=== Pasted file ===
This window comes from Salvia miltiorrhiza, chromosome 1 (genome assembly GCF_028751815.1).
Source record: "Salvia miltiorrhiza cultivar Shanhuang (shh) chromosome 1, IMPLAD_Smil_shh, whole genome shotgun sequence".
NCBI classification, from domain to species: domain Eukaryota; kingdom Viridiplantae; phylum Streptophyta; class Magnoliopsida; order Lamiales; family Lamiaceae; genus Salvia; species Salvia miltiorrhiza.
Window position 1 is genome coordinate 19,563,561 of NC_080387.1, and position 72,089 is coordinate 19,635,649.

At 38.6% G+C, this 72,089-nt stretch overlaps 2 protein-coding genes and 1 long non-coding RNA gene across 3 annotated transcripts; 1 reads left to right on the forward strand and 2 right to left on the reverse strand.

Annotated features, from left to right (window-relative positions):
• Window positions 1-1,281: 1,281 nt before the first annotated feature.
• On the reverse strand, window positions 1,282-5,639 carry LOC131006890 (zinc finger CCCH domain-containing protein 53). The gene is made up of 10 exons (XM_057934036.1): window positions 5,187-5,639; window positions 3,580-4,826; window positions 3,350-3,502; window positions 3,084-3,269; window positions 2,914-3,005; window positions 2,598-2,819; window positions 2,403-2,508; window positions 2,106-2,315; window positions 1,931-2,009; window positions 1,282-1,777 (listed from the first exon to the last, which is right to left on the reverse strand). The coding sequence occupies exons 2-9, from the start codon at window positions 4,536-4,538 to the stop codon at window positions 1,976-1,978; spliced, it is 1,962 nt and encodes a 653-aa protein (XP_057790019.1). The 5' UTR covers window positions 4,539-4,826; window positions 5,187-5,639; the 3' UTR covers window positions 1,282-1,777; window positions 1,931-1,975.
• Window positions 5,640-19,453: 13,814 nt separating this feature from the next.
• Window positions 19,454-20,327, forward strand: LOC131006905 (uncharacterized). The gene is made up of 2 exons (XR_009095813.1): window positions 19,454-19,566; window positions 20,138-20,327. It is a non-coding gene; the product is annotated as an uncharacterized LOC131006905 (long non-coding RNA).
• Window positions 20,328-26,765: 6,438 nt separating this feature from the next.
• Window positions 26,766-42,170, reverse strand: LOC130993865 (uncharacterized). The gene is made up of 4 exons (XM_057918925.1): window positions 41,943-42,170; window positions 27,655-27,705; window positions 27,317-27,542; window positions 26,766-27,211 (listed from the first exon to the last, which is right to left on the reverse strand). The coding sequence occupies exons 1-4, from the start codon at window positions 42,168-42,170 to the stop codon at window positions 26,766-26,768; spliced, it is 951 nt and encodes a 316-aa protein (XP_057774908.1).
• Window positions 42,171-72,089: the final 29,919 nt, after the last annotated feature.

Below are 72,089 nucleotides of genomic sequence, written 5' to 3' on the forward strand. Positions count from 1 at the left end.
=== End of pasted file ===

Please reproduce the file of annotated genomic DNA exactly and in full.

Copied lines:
This window comes from Salvia miltiorrhiza, chromosome 1 (genome assembly GCF_028751815.1).
Source record: "Salvia miltiorrhiza cultivar Shanhuang (shh) chromosome 1, IMPLAD_Smil_shh, whole genome shotgun sequence".
NCBI classification, from domain to species: domain Eukaryota; kingdom Viridiplantae; phylum Streptophyta; class Magnoliopsida; order Lamiales; family Lamiaceae; genus Salvia; species Salvia miltiorrhiza.
Window position 1 is genome coordinate 19,563,561 of NC_080387.1, and position 72,089 is coordinate 19,635,649.

At 38.6% G+C, this 72,089-nt stretch overlaps 2 protein-coding genes and 1 long non-coding RNA gene across 3 annotated transcripts; 1 reads left to right on the forward strand and 2 right to left on the reverse strand.

Annotated features, from left to right (window-relative positions):
• Window positions 1-1,281: 1,281 nt before the first annotated feature.
• On the reverse strand, window positions 1,282-5,639 carry LOC131006890 (zinc finger CCCH domain-containing protein 53). The gene is made up of 10 exons (XM_057934036.1): window positions 5,187-5,639; window positions 3,580-4,826; window positions 3,350-3,502; window positions 3,084-3,269; window positions 2,914-3,005; window positions 2,598-2,819; window positions 2,403-2,508; window positions 2,106-2,315; window positions 1,931-2,009; window positions 1,282-1,777 (listed from the first exon to the last, which is right to left on the reverse strand). The coding sequence occupies exons 2-9, from the start codon at window positions 4,536-4,538 to the stop codon at window positions 1,976-1,978; spliced, it is 1,962 nt and encodes a 653-aa protein (XP_057790019.1). The 5' UTR covers window positions 4,539-4,826; window positions 5,187-5,639; the 3' UTR covers window positions 1,282-1,777; window positions 1,931-1,975.
• Window positions 5,640-19,453: 13,814 nt separating this feature from the next.
• Window positions 19,454-20,327, forward strand: LOC131006905 (uncharacterized). The gene is made up of 2 exons (XR_009095813.1): window positions 19,454-19,566; window positions 20,138-20,327. It is a non-coding gene; the product is annotated as an uncharacterized LOC131006905 (long non-coding RNA).
• Window positions 20,328-26,765: 6,438 nt separating this feature from the next.
• Window positions 26,766-42,170, reverse strand: LOC130993865 (uncharacterized). The gene is made up of 4 exons (XM_057918925.1): window positions 41,943-42,170; window positions 27,655-27,705; window positions 27,317-27,542; window positions 26,766-27,211 (listed from the first exon to the last, which is right to left on the reverse strand). The coding sequence occupies exons 1-4, from the start codon at window positions 42,168-42,170 to the stop codon at window positions 26,766-26,768; spliced, it is 951 nt and encodes a 316-aa protein (XP_057774908.1).
• Window positions 42,171-72,089: the final 29,919 nt, after the last annotated feature.

Below are 72,089 nucleotides of genomic sequence, written 5' to 3' on the forward strand. Positions count from 1 at the left end.